Subject(s)
B-Lymphocytes/immunology , Communicable Diseases/immunology , Nanoparticles/administration & dosage , Vaccines/immunology , Animals , Antibodies, Neutralizing , Antibody-Dependent Enhancement , Antigen Presentation , Communicable Diseases/pathology , Humans , Lymph Nodes/immunology , Microbiota/immunology , Mutation , Vaccines/administration & dosage
15.
Curr Mol Med ; 21(7): 562-572, 2021.
Article in English | MEDLINE | ID: covidwho-961531

ABSTRACT

The coronavirus disease 19 (COVID-19) is a highly pathogenic and transmissible viral disease caused by the severe acute respiratory syndrome coronavirus 2 (SARS-CoV-2), which originated in the city of Wuhan, Hubei Province, Central China and spread quickly around the world. The genome sequence of SARSCoV- 2 is phylogenetically related to bat-derived severe acute respiratory syndrome-like (SARS-like) coronaviruses; therefore bats could be the possible primary reservoirs. At present, there are no clinically approved vaccines or specific antiviral drugs for COVID- 19. However, several broad-spectrum antiviral drugs have been evaluated against COVID-19 in clinical studies and resulted in the improvement of patients. In this regard, other therapies such as antiviral drugs, antibodies, stem cells and plasma therapy are being studied. In the current study, we reviewed the emergence, pathogenicity and the genome structure of COVID-19 infection. The main focus of this study is on the therapeutic approaches that may be effective against SARS-CoV-2.


Subject(s)
Antiviral Agents/therapeutic use , COVID-19 Vaccines/pharmacology , COVID-19/drug therapy , COVID-19/transmission , SARS-CoV-2/pathogenicity , Antibodies, Monoclonal/therapeutic use , COVID-19/epidemiology , COVID-19/prevention & control , COVID-19/therapy , Genome, Viral , Humans , Immunization, Passive , Mesenchymal Stem Cell Transplantation , SARS-CoV-2/classification , SARS-CoV-2/genetics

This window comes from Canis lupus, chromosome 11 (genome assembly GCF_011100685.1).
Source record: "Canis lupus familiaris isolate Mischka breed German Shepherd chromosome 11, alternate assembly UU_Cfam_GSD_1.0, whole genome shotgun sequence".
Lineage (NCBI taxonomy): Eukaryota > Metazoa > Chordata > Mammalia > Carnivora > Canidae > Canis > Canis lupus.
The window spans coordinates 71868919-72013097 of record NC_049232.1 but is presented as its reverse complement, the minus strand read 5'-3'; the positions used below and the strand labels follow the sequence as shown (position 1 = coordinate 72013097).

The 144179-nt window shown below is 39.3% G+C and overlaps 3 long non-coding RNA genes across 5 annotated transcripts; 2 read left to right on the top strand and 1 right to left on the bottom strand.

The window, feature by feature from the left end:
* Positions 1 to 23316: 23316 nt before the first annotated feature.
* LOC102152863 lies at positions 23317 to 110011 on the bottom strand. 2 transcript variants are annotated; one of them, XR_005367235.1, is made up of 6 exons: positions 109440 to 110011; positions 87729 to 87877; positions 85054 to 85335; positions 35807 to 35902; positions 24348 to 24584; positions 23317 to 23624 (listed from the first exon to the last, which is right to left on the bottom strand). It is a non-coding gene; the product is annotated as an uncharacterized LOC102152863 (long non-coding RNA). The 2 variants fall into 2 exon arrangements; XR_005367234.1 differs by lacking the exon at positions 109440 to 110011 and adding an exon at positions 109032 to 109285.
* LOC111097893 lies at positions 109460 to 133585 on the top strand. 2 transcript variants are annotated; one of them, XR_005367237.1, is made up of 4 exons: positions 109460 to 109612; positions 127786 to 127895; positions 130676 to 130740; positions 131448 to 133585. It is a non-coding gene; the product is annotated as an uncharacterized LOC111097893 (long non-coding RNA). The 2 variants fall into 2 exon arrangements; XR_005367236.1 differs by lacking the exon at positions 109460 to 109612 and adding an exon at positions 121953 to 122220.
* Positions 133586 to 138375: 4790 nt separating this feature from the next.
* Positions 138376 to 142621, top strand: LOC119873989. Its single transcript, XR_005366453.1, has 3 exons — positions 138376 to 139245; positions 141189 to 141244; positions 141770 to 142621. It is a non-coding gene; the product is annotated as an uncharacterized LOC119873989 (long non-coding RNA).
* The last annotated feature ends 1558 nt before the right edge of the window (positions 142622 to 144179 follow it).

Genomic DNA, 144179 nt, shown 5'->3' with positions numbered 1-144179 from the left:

16.
Nat Commun ; 11(1): 6121, 2020 11 30.
Article in English | MEDLINE | ID: covidwho-951617

ABSTRACT

Modified Vaccinia Ankara (MVA) is a highly attenuated poxvirus vector that is widely used to develop vaccines for infectious diseases and cancer. We demonstrate the construction of a vaccine platform based on a unique three-plasmid system to efficiently generate recombinant MVA vectors from chemically synthesized DNA. In response to the ongoing global pandemic caused by SARS coronavirus-2 (SARS-CoV-2), we use this vaccine platform to rapidly produce fully synthetic MVA (sMVA) vectors co-expressing SARS-CoV-2 spike and nucleocapsid antigens, two immunodominant antigens implicated in protective immunity. We show that mice immunized with these sMVA vectors develop robust SARS-CoV-2 antigen-specific humoral and cellular immune responses, including potent neutralizing antibodies. These results demonstrate the potential of a vaccine platform based on synthetic DNA to efficiently generate recombinant MVA vectors and to rapidly develop a multi-antigenic poxvirus-based SARS-CoV-2 vaccine candidate.


Subject(s)
COVID-19 Vaccines/immunology , Coronavirus Nucleocapsid Proteins/immunology , Spike Glycoprotein, Coronavirus/immunology , Vaccines, Synthetic/immunology , Adaptive Immunity , Animals , Antibodies, Neutralizing , Antibodies, Viral/immunology , Antigens, Viral/immunology , Genetic Vectors/immunology , Humans , Immunity, Cellular , Mice , Phosphoproteins/immunology , SARS-CoV-2/immunology , Vaccines, Attenuated/immunology , Vaccinia virus/immunology , Viral Vaccines/immunology
17.
Semin Immunol ; 50: 101430, 2020 08.
Article in English | MEDLINE | ID: covidwho-946887

ABSTRACT